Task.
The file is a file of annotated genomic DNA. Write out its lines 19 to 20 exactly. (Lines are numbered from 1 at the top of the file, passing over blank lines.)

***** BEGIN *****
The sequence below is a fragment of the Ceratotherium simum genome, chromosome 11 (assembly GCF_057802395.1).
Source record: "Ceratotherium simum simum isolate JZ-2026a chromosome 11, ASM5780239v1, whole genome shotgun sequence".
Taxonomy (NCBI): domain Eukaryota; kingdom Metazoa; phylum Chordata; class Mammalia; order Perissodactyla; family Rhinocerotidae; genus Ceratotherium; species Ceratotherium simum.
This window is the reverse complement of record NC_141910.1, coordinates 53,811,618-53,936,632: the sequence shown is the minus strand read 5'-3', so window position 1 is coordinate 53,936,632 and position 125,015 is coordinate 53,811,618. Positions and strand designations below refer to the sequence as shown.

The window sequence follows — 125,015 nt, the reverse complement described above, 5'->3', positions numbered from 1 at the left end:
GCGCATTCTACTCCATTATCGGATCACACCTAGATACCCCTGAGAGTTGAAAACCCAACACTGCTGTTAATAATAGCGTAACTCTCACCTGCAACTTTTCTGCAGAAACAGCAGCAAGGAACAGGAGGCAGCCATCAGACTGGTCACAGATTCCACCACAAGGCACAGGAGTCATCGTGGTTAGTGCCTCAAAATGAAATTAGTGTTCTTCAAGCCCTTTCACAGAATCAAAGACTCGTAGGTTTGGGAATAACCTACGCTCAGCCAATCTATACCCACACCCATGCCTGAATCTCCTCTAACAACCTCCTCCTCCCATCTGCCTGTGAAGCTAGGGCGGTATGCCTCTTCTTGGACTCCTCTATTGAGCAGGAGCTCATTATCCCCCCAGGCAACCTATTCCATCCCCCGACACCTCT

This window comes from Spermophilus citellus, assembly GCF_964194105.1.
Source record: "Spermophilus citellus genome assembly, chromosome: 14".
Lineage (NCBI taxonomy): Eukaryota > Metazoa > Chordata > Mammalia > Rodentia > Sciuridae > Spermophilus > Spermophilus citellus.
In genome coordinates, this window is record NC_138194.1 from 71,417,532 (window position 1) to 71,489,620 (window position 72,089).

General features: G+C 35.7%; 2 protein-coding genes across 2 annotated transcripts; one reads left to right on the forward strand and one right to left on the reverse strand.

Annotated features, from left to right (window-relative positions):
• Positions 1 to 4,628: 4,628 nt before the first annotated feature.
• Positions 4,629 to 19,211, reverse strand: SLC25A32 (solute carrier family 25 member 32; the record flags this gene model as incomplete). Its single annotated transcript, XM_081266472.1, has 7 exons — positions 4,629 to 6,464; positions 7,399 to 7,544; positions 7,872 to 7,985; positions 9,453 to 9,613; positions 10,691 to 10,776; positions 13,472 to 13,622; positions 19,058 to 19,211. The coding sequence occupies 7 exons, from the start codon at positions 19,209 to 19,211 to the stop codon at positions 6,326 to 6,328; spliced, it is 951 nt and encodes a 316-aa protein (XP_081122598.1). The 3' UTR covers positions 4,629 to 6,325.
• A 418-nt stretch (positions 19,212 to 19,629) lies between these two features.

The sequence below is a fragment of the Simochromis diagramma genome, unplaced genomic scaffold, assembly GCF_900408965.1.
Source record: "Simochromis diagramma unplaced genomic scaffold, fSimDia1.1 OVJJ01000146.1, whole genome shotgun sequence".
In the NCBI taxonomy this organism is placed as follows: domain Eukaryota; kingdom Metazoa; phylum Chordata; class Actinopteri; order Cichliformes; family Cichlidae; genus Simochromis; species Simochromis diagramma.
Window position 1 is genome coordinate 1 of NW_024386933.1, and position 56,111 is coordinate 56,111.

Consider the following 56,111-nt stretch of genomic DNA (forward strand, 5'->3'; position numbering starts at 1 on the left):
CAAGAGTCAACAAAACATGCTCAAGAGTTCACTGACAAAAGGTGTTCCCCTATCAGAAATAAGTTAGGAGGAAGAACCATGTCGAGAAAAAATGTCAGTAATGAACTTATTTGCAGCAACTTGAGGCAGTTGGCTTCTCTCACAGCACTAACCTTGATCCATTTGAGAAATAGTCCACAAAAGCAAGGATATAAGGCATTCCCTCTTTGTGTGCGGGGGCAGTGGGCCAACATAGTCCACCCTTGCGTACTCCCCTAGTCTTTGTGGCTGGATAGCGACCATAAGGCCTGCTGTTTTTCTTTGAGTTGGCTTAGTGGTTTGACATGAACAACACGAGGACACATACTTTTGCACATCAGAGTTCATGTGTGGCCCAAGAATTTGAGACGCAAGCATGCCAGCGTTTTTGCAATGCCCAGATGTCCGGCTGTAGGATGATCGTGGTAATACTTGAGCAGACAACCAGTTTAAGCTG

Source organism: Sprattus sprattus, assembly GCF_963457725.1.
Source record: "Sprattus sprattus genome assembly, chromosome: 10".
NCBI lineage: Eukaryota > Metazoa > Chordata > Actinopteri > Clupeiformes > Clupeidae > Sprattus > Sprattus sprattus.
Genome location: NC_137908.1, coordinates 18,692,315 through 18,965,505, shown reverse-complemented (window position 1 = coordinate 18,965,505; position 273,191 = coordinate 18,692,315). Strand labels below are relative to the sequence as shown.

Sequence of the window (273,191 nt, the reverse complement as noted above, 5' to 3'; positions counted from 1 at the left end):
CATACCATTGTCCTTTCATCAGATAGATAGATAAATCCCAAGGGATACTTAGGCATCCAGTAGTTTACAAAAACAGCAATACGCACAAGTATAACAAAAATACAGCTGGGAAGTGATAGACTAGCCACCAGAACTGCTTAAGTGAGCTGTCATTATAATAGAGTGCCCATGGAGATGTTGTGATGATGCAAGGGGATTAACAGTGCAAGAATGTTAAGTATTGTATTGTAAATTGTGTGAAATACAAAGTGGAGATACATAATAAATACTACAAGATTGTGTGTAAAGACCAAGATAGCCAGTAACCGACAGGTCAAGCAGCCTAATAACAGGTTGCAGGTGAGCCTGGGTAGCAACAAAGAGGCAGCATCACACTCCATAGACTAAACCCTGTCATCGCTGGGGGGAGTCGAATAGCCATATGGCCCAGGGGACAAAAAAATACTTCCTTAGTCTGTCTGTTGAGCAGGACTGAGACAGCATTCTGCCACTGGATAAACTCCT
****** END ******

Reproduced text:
Window position 1 is genome coordinate 1 of NW_024386933.1, and position 56,111 is coordinate 56,111.

Consider the following 56,111-nt stretch of genomic DNA (forward strand, 5'->3'; position numbering starts at 1 on the left):